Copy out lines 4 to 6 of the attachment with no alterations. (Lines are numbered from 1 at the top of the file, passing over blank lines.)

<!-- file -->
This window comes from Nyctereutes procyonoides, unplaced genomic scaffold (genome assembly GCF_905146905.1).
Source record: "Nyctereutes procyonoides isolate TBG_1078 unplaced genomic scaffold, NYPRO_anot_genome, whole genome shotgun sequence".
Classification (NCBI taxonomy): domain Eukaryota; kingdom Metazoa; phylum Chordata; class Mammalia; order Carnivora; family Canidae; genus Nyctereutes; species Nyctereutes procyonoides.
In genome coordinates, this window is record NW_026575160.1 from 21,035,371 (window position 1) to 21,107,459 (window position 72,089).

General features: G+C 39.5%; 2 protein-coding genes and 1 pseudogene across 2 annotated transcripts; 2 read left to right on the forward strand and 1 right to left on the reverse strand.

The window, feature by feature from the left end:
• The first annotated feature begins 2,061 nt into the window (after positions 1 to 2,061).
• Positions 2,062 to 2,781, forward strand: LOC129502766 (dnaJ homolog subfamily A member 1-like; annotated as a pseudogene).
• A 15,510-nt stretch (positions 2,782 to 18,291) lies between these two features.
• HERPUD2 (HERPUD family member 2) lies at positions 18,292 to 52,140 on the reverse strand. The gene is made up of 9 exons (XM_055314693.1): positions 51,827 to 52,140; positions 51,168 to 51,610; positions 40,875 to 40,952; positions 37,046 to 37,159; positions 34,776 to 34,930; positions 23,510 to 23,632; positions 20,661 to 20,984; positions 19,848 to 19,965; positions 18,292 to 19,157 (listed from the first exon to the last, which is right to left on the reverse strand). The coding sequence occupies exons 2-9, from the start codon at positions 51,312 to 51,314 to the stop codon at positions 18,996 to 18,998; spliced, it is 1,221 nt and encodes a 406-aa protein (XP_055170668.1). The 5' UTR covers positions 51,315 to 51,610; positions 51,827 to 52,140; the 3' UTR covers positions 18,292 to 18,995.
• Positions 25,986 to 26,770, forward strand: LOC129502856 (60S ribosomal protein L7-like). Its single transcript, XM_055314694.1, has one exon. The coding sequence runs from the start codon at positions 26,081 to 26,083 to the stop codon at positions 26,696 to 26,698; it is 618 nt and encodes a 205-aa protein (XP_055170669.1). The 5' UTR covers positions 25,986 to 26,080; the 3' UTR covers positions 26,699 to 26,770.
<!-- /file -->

In genome coordinates, this window is record NW_026575160.1 from 21,035,371 (window position 1) to 21,107,459 (window position 72,089).

General features: G+C 39.5%; 2 protein-coding genes and 1 pseudogene across 2 annotated transcripts; 2 read left to right on the forward strand and 1 right to left on the reverse strand.

The window, feature by feature from the left end: